Marijuana Use Can Impact Your Workers’ Compensation Benefits
When it comes to marijuana use on-the-job, the best advice is “don’t do it!” Contrary to what you may believe, whether for medical or recreational uses, your right to toke is not protected by law in the work environment. Colorado has legalized both the medical and recreational consumption of marijuana, but our state laws still butt up against federal laws. And this makes for lots of confusion across the board.
Employers on Marijuana Use
Legal marijuana, whether for medical reasons or recreational use, is no mandate for use at work. Employers are well within their legal rights to prohibit consumption at work and to require drug testing to weed out users from their workforce.
Federal law prohibits the possession and consumption of marijuana for any reason. This supports the rights of employers in banning marijuana consumption in their employees. Now that the new Trump administration is in place, federal versus state law on marijuana may become even murkier. Currently, there is no clear-cut answer on whether the federal government will be cracking down on states that allow legal marijuana use.
Statewide Marijuana Use Laws
As of the November 2016 election, more than half of all the states in the union, plus D.C., now have medical and/or recreational marijuana use legislation on their books.
1. California passed legal recreational marijuana use last November.
2. Massachusetts joined the ranks of recreational marijuana use states this past election.
3. Maine will soon be allowing limited recreational marijuana use and on-site consumption in social clubs.
4. Though late to the party, Nevada is now a legal recreational marijuana state.
5. Washington, D.C. voted for nonmedical marijuana use in 2014.
6. Oregon came aboard on recreational use of marijuana in the summer of 2015.
7. Alaska passed recreational marijuana law in 2015.
8. Colorado passed legislation to allow recreational marijuana use in 2012. Recent ballot initiatives support public consumption programs in Denver.
9. Washington joined Colorado in groundbreaking recreational marijuana use in 2012.
10. Florida, Arkansas, North Dakota, Montana, Arizona, New Mexico, Minnesota, Michigan, Illinois, Louisiana, Ohio, Pennsylvania, New York, Vermont, New Hampshire, Connecticut, Rhode Island, New Jersey, Maryland, Delaware have all legalized medical marijuana.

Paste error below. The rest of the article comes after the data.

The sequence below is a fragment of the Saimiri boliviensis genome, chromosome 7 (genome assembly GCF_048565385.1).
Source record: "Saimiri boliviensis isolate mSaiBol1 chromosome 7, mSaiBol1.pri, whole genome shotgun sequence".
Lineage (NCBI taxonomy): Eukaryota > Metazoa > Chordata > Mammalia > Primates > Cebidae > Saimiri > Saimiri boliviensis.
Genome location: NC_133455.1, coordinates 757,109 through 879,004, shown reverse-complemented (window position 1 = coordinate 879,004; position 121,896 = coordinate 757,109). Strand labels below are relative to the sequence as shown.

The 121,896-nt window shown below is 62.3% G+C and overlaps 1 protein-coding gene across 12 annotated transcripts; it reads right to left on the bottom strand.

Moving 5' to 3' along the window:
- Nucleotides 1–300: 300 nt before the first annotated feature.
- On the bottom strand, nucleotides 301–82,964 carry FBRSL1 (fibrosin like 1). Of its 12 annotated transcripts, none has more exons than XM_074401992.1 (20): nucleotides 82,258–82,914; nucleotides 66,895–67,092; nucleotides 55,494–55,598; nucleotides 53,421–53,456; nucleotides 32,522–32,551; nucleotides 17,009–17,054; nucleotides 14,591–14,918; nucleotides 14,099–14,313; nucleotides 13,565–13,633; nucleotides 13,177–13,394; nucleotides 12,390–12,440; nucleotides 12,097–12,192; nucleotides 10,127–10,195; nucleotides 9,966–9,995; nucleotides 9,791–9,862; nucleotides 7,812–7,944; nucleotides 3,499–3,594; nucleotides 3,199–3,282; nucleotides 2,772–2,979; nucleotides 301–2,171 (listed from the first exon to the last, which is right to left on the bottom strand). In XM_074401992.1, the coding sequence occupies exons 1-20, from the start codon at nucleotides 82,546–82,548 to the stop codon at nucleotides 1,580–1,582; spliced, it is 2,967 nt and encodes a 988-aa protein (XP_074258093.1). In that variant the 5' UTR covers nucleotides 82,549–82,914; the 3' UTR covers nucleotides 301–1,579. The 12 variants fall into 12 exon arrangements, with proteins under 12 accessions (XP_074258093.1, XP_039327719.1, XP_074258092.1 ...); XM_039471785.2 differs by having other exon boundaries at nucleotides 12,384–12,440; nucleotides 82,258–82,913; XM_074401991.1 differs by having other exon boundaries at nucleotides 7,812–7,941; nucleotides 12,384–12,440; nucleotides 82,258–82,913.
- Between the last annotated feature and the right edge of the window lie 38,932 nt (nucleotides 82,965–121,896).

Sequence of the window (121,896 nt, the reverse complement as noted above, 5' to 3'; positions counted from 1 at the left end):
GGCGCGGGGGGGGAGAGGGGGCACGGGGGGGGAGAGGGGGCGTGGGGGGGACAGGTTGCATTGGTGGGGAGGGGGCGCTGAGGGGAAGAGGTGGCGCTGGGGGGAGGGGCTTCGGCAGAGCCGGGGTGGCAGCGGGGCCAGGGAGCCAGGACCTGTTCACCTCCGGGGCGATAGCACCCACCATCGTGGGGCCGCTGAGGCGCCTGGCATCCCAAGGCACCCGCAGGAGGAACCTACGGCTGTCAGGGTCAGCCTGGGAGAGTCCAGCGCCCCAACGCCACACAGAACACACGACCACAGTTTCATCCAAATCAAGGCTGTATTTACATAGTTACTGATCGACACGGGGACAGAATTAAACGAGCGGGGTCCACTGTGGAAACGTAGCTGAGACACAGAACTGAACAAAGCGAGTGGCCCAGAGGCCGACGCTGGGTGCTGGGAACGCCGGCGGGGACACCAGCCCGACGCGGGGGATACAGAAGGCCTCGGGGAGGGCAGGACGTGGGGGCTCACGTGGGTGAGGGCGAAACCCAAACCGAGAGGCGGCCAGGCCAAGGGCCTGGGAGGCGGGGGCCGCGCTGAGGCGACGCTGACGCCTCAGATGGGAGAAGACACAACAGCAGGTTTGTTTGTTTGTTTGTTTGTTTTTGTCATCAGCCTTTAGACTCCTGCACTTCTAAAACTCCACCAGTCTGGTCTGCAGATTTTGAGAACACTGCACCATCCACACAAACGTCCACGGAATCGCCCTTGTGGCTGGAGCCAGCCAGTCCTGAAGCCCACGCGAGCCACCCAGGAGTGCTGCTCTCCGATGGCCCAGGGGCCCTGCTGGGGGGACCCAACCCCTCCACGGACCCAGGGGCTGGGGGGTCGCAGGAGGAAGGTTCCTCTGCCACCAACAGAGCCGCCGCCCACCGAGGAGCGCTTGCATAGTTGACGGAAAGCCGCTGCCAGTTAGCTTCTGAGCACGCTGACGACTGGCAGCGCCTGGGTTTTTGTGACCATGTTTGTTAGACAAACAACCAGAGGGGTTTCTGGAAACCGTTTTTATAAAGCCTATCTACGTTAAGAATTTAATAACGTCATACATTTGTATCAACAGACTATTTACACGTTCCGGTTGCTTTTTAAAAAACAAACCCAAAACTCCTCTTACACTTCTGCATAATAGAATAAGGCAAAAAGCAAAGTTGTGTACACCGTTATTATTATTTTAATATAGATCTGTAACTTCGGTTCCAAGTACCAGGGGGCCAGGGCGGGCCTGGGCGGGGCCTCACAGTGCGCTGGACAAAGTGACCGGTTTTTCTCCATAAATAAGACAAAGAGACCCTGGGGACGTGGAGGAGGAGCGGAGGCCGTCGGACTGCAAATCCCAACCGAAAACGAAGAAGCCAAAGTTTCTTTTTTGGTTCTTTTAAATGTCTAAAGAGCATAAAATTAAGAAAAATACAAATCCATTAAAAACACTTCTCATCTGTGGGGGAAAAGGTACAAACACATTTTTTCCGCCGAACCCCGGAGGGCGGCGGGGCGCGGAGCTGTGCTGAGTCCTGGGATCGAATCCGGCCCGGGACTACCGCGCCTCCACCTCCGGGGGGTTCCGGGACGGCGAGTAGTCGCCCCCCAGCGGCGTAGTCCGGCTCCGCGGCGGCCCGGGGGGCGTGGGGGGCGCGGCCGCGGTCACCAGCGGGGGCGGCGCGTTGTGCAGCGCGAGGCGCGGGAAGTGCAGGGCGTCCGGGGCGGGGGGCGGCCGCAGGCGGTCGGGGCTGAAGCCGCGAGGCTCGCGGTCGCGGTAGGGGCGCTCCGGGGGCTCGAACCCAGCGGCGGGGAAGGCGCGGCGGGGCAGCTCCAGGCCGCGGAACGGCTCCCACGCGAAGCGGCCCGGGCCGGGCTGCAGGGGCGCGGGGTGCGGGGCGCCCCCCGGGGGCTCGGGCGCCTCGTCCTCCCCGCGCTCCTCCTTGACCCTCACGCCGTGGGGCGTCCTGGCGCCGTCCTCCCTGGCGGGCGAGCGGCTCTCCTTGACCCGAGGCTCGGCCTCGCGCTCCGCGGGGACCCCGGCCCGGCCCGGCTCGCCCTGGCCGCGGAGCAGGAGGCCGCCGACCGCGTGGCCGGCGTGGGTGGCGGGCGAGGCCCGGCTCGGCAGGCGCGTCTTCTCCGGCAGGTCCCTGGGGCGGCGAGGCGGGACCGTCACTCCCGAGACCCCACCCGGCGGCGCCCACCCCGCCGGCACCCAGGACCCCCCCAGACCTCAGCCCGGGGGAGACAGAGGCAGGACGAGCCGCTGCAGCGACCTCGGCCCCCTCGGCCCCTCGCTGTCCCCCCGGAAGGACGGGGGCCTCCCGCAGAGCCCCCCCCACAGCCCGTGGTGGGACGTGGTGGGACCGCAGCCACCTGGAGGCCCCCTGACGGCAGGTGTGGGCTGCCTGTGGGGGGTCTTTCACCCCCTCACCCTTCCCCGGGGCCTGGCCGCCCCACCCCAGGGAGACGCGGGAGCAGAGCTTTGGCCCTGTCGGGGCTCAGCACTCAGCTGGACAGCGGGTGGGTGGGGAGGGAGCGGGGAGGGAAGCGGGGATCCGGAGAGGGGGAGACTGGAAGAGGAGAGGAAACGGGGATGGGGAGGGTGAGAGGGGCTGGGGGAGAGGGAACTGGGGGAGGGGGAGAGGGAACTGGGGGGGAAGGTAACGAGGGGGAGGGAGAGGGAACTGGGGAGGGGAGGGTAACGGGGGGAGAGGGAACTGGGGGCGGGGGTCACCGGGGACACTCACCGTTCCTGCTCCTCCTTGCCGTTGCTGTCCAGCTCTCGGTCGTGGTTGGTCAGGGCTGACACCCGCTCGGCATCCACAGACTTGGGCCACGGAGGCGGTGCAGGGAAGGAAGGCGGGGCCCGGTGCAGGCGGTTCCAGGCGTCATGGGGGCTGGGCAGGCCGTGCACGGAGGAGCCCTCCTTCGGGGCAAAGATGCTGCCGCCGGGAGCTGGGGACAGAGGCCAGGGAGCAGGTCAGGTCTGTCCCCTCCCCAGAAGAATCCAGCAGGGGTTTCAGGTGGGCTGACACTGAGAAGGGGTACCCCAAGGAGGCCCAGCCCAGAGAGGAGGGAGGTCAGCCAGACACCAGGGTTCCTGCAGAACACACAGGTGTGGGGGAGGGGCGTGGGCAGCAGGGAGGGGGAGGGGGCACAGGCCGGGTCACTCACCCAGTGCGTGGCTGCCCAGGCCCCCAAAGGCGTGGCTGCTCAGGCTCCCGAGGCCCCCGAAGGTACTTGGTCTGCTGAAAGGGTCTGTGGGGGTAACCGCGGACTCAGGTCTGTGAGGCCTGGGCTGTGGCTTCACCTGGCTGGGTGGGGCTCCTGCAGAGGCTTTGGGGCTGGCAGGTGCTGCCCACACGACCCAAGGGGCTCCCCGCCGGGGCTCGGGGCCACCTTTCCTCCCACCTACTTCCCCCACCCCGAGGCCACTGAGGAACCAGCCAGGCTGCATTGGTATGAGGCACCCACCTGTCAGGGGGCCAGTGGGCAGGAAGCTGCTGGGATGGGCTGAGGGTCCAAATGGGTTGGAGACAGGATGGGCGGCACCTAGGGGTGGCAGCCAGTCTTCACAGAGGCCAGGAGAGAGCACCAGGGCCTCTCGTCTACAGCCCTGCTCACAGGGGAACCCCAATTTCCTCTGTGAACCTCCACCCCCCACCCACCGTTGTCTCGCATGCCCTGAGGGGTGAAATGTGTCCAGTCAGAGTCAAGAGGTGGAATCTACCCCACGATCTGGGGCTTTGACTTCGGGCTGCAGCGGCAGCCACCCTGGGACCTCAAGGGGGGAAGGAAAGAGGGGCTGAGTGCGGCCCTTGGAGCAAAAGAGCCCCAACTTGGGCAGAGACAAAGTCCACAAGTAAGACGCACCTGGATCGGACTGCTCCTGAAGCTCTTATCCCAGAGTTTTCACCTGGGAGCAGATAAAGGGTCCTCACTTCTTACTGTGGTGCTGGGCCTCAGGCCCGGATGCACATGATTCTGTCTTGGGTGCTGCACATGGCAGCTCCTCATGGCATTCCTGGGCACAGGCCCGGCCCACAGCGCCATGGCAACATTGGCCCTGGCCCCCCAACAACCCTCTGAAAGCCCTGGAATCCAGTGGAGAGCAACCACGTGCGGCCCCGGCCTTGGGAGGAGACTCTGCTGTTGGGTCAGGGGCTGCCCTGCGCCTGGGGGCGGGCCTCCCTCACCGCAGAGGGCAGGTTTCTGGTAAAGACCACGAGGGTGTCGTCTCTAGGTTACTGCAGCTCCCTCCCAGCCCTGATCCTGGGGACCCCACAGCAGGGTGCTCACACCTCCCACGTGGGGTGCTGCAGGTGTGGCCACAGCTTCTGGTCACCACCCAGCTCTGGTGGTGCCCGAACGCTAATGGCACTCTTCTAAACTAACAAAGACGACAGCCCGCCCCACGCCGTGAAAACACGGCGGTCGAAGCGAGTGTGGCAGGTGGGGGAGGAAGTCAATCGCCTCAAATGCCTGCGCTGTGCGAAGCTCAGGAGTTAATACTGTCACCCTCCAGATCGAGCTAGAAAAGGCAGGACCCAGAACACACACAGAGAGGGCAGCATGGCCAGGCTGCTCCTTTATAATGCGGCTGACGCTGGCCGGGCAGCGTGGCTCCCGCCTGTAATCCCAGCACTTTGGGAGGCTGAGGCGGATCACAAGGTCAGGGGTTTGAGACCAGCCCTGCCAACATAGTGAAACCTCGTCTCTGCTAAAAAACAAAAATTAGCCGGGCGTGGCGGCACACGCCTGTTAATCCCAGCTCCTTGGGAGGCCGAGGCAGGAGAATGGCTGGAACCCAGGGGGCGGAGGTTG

Bottom Line: Colorado Statute on Marijuana and Workers’ Compensation
Regardless of what the future holds for legal marijuana consumption, for now, Colorado Statute, Article 42 of Title 8 limits your financial benefits under the workers’ compensation system if you test positive for a controlled substance. You can lose 50 percent of your income replacement benefits if marijuana use is detected. While you will still receive full medical treatment benefits, your finances will likely suffer greatly from this impact.
Note that the issue with federal vs. state laws on marijuana impact this area of the law as well. §8-42-112.5. C.R.S. excludes medically prescribed drugs from the identified controlled substances, but that’s the problem. Doctors in Colorado cannot prescribe marijuana. They can only advise their patients on its use.
If you have questions about marijuana and the workplace and workers’ compensation benefits, ask a lawyer. Your pot-smoking buddy probably has a lot of opinions and knows quite a bit about the legalities of smoking weed in Colorado. But workers’ compensation is a complicated system wherein state and federal laws often overlap. A Colorado workers’ compensation lawyer is your best source of information on this thorny subject. We’re always here to answer your questions- don’t wait- get a free consultation on your workers’ compensation case now.